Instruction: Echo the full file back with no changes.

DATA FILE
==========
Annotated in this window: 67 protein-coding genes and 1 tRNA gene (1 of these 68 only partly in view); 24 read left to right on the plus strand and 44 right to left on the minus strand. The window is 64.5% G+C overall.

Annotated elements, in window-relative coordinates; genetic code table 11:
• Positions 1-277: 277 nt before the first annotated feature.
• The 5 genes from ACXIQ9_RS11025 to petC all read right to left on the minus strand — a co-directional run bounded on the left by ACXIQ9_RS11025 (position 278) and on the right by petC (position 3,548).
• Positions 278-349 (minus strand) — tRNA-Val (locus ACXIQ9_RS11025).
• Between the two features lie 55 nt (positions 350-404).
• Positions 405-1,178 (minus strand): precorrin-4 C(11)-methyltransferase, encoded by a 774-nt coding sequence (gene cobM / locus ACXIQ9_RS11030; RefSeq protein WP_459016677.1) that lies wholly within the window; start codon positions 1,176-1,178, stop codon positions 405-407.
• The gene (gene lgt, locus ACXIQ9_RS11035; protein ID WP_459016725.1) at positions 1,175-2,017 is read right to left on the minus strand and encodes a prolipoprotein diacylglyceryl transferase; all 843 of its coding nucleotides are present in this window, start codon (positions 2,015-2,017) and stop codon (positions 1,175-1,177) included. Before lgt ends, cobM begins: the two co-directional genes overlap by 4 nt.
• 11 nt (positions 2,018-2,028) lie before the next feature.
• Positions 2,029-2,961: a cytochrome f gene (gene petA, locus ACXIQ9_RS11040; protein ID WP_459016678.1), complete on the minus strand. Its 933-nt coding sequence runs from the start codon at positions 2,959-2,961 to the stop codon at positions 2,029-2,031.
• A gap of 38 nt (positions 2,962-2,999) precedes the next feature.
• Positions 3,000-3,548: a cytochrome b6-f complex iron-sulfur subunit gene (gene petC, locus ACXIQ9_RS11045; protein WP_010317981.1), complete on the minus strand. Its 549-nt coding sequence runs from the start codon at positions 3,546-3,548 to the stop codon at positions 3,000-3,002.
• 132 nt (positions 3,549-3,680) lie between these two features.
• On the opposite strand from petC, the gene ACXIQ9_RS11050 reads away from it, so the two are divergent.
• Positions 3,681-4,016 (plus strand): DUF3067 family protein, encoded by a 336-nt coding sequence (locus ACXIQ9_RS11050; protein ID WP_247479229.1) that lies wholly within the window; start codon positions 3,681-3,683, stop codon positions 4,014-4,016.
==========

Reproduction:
Annotated in this window: 67 protein-coding genes and 1 tRNA gene (1 of these 68 only partly in view); 24 read left to right on the plus strand and 44 right to left on the minus strand. The window is 64.5% G+C overall.

Annotated elements, in window-relative coordinates; genetic code table 11:
• Positions 1-277: 277 nt before the first annotated feature.
• The 5 genes from ACXIQ9_RS11025 to petC all read right to left on the minus strand — a co-directional run bounded on the left by ACXIQ9_RS11025 (position 278) and on the right by petC (position 3,548).
• Positions 278-349 (minus strand) — tRNA-Val (locus ACXIQ9_RS11025).
• Between the two features lie 55 nt (positions 350-404).
• Positions 405-1,178 (minus strand): precorrin-4 C(11)-methyltransferase, encoded by a 774-nt coding sequence (gene cobM / locus ACXIQ9_RS11030; RefSeq protein WP_459016677.1) that lies wholly within the window; start codon positions 1,176-1,178, stop codon positions 405-407.
• The gene (gene lgt, locus ACXIQ9_RS11035; protein ID WP_459016725.1) at positions 1,175-2,017 is read right to left on the minus strand and encodes a prolipoprotein diacylglyceryl transferase; all 843 of its coding nucleotides are present in this window, start codon (positions 2,015-2,017) and stop codon (positions 1,175-1,177) included. Before lgt ends, cobM begins: the two co-directional genes overlap by 4 nt.
• 11 nt (positions 2,018-2,028) lie before the next feature.
• Positions 2,029-2,961: a cytochrome f gene (gene petA, locus ACXIQ9_RS11040; protein ID WP_459016678.1), complete on the minus strand. Its 933-nt coding sequence runs from the start codon at positions 2,959-2,961 to the stop codon at positions 2,029-2,031.
• A gap of 38 nt (positions 2,962-2,999) precedes the next feature.
• Positions 3,000-3,548: a cytochrome b6-f complex iron-sulfur subunit gene (gene petC, locus ACXIQ9_RS11045; protein WP_010317981.1), complete on the minus strand. Its 549-nt coding sequence runs from the start codon at positions 3,546-3,548 to the stop codon at positions 3,000-3,002.
• 132 nt (positions 3,549-3,680) lie between these two features.
• On the opposite strand from petC, the gene ACXIQ9_RS11050 reads away from it, so the two are divergent.
• Positions 3,681-4,016 (plus strand): DUF3067 family protein, encoded by a 336-nt coding sequence (locus ACXIQ9_RS11050; protein ID WP_247479229.1) that lies wholly within the window; start codon positions 3,681-3,683, stop codon positions 4,014-4,016.